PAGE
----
Ranking the 7 Biggest Upgrades Dallas Cowboys Made This Offseason

Jonathan BalesAnalyst IJuly 23, 2014

Ranking the 7 Biggest Upgrades Dallas Cowboys Made This Offseason

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    LM Otero/Associated Press

    The Dallas Cowboys had a lot of moving parts this offseason, upgrading in a few locations and seeing a dip in talent at others. It’s still difficult to say what the net result will be, just because we’ve seen a lot of long-term production replaced by relative unknowns.

    In this slideshow, I will focus on seven potential upgrades the Cowboys made in the 2014 offseason. But how do we define "upgrade?" For the purposes of this analysis, the general formula will be Value of New Player minus Value of Old Player, and I’ll be considering on-field talent, age, long-term outlook and contract situation.

    If I were to look at the Cowboys’ addition of defensive tackle Terrell McClain—an acquisition that didn’t make this list—for example, I’d compare McClain to the man he’d be replacing if he starts, Nick Hayden, and examine their projected contributions, age, and so on. The greater the difference between the subject and the player he’s replacing, the higher he’s ranked on this list.

    Without further ado, here are the seven biggest upgrades for Dallas in 2014.

7. CB Terrance Mitchell over B.W. Webb

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    Michael Conroy/Associated Press

    We really don’t know all that much about Cowboys rookie cornerback Terrance Mitchell. He’s 5’11”, 192 pounds without great speed (4.63 40-yard-dash time, according to NFL.com). He did, however, post top-tier times in the short shuttle and three-cone drill.

    However, we do know some things about the man Mitchell could potentially replace in second-year cornerback B.W. Webb, who also stands 5’11” but weighs in at just 178 pounds.

    Against Webb in 2013, quarterbacks tallied a passer rating of 148.2, according to Pro Football Focus (subscription required). Webb allowed 11 completions and three touchdowns on 13 targets, getting torched throughout the year. As athletic as he is, Webb is simply too frail right now to compete with physical NFL receivers.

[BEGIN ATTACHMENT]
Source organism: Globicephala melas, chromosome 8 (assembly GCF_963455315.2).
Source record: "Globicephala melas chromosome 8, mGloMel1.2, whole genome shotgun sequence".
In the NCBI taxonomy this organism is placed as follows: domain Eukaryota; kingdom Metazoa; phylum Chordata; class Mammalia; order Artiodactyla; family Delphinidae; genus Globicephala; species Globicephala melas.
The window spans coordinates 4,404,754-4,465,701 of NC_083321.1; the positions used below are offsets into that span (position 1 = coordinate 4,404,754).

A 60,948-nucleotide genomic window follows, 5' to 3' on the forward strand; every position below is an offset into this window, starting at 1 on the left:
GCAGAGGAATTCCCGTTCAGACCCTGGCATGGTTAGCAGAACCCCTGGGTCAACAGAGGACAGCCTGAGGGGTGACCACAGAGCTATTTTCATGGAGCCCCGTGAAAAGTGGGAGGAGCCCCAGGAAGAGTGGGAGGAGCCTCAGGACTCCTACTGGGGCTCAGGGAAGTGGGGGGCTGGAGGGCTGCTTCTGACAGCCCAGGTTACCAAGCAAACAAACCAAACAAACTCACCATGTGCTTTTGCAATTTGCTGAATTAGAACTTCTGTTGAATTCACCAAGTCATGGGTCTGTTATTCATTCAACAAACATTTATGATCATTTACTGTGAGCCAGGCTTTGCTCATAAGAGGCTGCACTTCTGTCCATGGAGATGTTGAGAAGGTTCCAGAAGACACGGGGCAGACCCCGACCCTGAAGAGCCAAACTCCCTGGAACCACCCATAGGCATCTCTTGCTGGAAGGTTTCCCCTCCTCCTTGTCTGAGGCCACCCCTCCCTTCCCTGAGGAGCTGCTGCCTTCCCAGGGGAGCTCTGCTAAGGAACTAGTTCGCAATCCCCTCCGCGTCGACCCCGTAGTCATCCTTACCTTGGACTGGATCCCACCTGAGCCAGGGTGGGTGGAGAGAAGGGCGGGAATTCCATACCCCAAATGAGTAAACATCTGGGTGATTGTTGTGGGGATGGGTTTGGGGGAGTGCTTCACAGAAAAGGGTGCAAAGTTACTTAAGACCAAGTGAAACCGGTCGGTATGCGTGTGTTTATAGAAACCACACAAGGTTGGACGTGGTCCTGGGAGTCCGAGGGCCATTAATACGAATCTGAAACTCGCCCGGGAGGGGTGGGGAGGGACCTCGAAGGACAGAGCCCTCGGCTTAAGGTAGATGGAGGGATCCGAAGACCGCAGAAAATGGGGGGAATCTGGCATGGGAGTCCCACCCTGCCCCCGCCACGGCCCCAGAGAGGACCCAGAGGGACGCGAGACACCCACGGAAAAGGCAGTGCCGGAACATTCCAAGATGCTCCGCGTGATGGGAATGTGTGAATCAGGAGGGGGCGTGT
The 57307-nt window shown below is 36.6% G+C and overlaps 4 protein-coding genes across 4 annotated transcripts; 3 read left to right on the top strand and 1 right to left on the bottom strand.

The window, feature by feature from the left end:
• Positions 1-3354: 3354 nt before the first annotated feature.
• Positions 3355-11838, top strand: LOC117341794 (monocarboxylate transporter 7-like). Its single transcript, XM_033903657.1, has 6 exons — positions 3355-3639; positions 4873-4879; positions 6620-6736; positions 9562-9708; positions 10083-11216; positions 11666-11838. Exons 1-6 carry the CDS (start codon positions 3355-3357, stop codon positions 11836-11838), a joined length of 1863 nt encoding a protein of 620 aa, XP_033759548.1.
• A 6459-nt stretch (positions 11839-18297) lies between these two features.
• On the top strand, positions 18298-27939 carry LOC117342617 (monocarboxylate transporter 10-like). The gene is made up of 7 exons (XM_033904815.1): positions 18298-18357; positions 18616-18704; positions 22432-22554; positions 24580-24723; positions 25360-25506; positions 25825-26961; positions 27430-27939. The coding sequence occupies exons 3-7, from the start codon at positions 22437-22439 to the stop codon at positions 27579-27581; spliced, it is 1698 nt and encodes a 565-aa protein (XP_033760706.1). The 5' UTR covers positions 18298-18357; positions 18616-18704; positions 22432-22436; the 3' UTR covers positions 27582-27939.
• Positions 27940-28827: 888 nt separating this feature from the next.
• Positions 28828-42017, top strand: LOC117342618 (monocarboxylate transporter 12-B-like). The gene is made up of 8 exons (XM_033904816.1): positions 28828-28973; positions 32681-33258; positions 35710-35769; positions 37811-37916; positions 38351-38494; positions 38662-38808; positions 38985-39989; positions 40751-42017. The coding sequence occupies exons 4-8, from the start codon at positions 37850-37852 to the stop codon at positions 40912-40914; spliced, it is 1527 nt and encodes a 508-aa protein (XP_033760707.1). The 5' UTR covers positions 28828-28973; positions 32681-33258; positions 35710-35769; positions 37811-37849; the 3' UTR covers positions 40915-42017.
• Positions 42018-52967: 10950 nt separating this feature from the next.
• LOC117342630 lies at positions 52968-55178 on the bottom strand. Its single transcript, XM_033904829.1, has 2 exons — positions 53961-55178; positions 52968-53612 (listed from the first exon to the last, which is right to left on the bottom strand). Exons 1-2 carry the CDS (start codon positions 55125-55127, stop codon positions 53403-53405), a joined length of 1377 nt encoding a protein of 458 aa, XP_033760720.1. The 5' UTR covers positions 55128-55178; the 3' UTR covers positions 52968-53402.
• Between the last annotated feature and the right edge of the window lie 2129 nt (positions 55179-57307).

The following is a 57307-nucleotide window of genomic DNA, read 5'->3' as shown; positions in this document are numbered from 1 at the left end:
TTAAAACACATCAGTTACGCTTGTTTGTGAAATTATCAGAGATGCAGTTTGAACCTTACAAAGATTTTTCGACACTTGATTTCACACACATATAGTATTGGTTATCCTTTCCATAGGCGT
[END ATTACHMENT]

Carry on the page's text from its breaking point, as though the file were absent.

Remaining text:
We don’t really know exactly how much of an upgrade Mitchell will be over Webb, if any, but chances are he won’t be as poor as Webb was in his rookie season.

6. P Cody Mandell over Chris Jones

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    Dave Martin/Associated Press

    Rookie punter Cody Mandell improved his punting every year he was at Alabama, culminating in an average of 47.1 yards per punt in 2013. In comparison, Cowboys punter Chris Jones averaged just 45.0 yards per punt in 2013.

    This one shouldn’t be difficult for Dallas. Mandell, 22, is younger and has a stronger leg than the 25-year-old Jones.

5. RB Ryan Williams over Joseph Randle

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    LM Otero/Associated Press

    I haven’t been shy in my criticism of second-year running back Joseph Randle. It’s not that Randle couldn’t possibly have success in the NFL, but it's just that the chances are limited due to his lean frame (6'0", 210 lbs) and lack of speed (4.63 40-yard dash at the combine). The pick didn’t kill Dallas because it was a fifth-rounder in 2013, but it’s not like there weren’t backs with higher upside still on the board.

    Free-agent addition Ryan Williams also disappointed in terms of the 40-yard dash (4.61 seconds), but he was injured when he ran at the combine. Williams’ 40-inch vertical and 10’3” broad jump suggest he indeed has the explosiveness to play in the big leagues.

    The concern with Williams is that he might be injury-prone, but the Cowboys signed him basically “for free,” so there’s no risk here. This is a straight on-field comparison, and Williams wins out.

     

    Combine numbers provided by NFL.com.

4. WR Chris Boyd over Cole Beasley

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    Mark Humphrey/Associated Press